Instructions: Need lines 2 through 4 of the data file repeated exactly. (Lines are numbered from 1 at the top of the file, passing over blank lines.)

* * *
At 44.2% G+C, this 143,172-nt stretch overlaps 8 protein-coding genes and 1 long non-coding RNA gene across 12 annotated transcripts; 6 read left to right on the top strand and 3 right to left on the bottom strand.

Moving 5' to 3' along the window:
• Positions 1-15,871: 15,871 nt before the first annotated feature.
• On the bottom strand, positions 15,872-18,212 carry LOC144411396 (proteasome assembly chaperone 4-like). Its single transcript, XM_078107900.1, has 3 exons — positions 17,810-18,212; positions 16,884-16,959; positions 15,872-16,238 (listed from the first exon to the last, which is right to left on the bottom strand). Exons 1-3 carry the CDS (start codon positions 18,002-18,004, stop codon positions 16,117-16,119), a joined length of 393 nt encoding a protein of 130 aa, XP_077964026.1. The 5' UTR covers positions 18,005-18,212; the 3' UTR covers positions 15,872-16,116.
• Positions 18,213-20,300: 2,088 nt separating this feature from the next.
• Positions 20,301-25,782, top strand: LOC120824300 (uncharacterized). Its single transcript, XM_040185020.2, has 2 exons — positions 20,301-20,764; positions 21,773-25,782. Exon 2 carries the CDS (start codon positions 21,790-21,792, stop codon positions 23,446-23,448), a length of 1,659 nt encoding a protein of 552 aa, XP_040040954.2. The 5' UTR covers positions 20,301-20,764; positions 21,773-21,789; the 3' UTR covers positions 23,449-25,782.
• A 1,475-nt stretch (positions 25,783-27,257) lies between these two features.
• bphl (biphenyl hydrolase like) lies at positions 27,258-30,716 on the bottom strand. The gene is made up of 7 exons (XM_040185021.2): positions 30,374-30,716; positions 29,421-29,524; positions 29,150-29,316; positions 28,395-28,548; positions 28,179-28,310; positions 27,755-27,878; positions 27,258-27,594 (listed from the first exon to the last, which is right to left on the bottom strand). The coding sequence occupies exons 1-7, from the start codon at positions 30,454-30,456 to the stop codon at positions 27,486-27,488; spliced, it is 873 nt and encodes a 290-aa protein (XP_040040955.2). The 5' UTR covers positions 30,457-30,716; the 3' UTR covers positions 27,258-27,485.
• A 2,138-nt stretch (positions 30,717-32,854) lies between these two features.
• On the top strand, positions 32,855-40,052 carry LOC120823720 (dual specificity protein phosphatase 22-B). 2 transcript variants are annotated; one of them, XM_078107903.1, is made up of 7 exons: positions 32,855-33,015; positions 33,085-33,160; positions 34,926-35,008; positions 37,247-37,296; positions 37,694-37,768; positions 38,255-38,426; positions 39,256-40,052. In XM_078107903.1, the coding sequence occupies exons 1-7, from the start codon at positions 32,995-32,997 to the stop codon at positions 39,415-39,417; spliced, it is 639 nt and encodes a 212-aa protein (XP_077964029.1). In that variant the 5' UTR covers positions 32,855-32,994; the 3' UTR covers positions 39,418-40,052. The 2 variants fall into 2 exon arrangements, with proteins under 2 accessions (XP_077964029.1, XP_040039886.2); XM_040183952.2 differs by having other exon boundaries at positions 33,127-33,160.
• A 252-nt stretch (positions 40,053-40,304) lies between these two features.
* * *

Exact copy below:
Moving 5' to 3' along the window:
• Positions 1-15,871: 15,871 nt before the first annotated feature.
• On the bottom strand, positions 15,872-18,212 carry LOC144411396 (proteasome assembly chaperone 4-like). Its single transcript, XM_078107900.1, has 3 exons — positions 17,810-18,212; positions 16,884-16,959; positions 15,872-16,238 (listed from the first exon to the last, which is right to left on the bottom strand). Exons 1-3 carry the CDS (start codon positions 18,002-18,004, stop codon positions 16,117-16,119), a joined length of 393 nt encoding a protein of 130 aa, XP_077964026.1. The 5' UTR covers positions 18,005-18,212; the 3' UTR covers positions 15,872-16,116.